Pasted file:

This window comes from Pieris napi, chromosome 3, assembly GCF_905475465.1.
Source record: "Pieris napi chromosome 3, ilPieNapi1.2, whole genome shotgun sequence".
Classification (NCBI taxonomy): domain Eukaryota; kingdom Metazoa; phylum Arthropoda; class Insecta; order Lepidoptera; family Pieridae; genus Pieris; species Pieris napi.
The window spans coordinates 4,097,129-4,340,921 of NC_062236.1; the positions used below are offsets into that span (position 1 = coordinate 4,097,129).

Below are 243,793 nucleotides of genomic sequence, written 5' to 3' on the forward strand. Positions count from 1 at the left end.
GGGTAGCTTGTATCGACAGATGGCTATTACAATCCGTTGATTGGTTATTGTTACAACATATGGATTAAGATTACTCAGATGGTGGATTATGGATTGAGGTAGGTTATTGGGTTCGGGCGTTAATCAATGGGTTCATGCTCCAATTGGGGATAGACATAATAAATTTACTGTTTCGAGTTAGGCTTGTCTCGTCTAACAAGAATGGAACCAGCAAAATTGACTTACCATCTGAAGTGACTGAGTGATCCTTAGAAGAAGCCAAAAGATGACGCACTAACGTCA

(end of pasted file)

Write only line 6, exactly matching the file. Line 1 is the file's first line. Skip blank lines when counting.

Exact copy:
GGGTAGCTTGTATCGACAGATGGCTATTACAATCCGTTGATTGGTTATTGTTACAACATATGGATTAAGATTACTCAGATGGTGGATTATGGATTGAGGTAGGTTATTGGGTTCGGGCGTTAATCAATGGGTTCATGCTCCAATTGGGGATAGACATAATAAATTTACTGTTTCGAGTTAGGCTTGTCTCGTCTAACAAGAATGGAACCAGCAAAATTGACTTACCATCTGAAGTGACTGAGTGATCCTTAGAAGAAGCCAAAAGATGACGCACTAACGTCA